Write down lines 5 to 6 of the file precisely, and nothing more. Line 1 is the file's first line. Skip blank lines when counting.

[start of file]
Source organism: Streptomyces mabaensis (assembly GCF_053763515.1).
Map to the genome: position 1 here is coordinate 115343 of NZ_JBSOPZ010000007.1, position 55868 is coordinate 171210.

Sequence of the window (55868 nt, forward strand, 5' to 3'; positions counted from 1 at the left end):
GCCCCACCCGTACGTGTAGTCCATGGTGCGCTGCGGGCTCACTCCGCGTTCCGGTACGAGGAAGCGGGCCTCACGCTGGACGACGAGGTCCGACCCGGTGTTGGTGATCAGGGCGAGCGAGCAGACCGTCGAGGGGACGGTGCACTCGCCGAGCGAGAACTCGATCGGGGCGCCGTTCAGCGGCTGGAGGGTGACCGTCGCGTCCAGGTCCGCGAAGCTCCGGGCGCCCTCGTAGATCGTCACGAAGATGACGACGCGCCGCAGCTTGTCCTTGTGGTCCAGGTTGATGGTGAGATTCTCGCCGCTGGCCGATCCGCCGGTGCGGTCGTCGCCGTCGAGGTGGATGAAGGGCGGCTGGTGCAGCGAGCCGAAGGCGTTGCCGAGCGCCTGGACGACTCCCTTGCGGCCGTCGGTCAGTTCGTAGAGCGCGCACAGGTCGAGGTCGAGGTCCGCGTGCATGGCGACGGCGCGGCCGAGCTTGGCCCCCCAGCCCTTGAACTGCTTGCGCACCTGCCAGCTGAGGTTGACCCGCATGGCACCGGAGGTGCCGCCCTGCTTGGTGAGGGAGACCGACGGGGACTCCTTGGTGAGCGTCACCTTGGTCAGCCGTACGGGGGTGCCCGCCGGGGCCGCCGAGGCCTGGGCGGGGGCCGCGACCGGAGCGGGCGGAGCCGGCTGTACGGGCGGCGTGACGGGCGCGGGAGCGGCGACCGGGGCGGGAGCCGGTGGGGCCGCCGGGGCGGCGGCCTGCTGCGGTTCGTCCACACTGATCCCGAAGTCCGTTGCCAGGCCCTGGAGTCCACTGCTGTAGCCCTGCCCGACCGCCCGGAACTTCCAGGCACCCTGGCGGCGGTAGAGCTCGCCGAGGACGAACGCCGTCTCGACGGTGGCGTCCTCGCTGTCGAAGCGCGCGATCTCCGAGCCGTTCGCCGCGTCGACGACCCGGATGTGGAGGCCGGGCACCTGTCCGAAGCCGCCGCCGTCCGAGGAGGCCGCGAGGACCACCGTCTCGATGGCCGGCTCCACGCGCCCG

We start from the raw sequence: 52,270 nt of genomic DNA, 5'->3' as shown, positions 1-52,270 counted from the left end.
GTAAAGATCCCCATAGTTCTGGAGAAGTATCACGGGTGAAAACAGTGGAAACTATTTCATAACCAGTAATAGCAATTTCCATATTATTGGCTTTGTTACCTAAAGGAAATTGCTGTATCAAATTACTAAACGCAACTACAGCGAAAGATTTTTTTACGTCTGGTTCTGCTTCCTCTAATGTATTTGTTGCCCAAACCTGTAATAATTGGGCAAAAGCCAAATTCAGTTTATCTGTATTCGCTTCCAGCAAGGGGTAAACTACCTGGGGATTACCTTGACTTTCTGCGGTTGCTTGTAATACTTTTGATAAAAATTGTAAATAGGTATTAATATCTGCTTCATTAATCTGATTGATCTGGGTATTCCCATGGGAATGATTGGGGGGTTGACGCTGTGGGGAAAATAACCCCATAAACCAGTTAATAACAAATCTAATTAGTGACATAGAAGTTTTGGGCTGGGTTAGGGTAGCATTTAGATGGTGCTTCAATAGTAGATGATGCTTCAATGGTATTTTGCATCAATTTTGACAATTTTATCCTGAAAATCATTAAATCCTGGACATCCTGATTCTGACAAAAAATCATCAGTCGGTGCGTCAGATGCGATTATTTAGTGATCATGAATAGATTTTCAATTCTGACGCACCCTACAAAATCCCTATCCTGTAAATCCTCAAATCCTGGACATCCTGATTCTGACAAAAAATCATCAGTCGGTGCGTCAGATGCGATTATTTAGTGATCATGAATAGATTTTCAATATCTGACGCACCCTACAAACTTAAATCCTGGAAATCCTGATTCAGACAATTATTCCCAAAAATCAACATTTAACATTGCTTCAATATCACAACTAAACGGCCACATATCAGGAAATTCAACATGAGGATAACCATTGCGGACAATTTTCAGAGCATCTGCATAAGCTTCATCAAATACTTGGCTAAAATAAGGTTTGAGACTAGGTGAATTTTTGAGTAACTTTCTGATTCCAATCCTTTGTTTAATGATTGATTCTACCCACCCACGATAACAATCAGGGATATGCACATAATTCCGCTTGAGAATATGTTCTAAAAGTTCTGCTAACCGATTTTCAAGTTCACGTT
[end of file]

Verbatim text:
We start from the raw sequence: 52,270 nt of genomic DNA, 5'->3' as shown, positions 1-52,270 counted from the left end.
GTAAAGATCCCCATAGTTCTGGAGAAGTATCACGGGTGAAAACAGTGGAAACTATTTCATAACCAGTAATAGCAATTTCCATATTATTGGCTTTGTTACCTAAAGGAAATTGCTGTATCAAATTACTAAACGCAACTACAGCGAAAGATTTTTTTACGTCTGGTTCTGCTTCCTCTAATGTATTTGTTGCCCAAACCTGTAATAATTGGGCAAAAGCCAAATTCAGTTTATCTGTATTCGCTTCCAGCAAGGGGTAAACTACCTGGGGATTACCTTGACTTTCTGCGGTTGCTTGTAATACTTTTGATAAAAATTGTAAATAGGTATTAATATCTGCTTCATTAATCTGATTGATCTGGGTATTCCCATGGGAATGATTGGGGGGTTGACGCTGTGGGGAAAATAACCCCATAAACCAGTTAATAACAAATCTAATTAGTGACATAGAAGTTTTGGGCTGGGTTAGGGTAGCATTTAGATGGTGCTTCAATAGTAGATGATGCTTCAATGGTATTTTGCATCAATTTTGACAATTTTATCCTGAAAATCATTAAATCCTGGACATCCTGATTCTGACAAAAAATCATCAGTCGGTGCGTCAGATGCGATTATTTAGTGATCATGAATAGATTTTCAATTCTGACGCACCCTACAAAATCCCTATCCTGTAAATCCTCAAATCCTGGACATCCTGATTCTGACAAAAAATCATCAGTCGGTGCGTCAGATGCGATTATTTAGTGATCATGAATAGATTTTCAATATCTGACGCACCCTACAAACTTAAATCCTGGAAATCCTGATTCAGACAATTATTCCCAAAAATCAACATTTAACATTGCTTCAATATCACAACTAAACGGCCACATATCAGGAAATTCAACATGAGGATAACCATTGCGGACAATTTTCAGAGCATCTGCATAAGCTTCATCAAATACTTGGCTAAAATAAGGTTTGAGACTAGGTGAATTTTTGAGTAACTTTCTGATTCCAATCCTTTGTTTAATGATTGATTCTACCCACCCACGATAACAATCAGGGATATGCACATAATTCCGCTTGAGAATATGTTCTAAAAGTTCTGCTAACCGATTTTCAAGTTCACGTT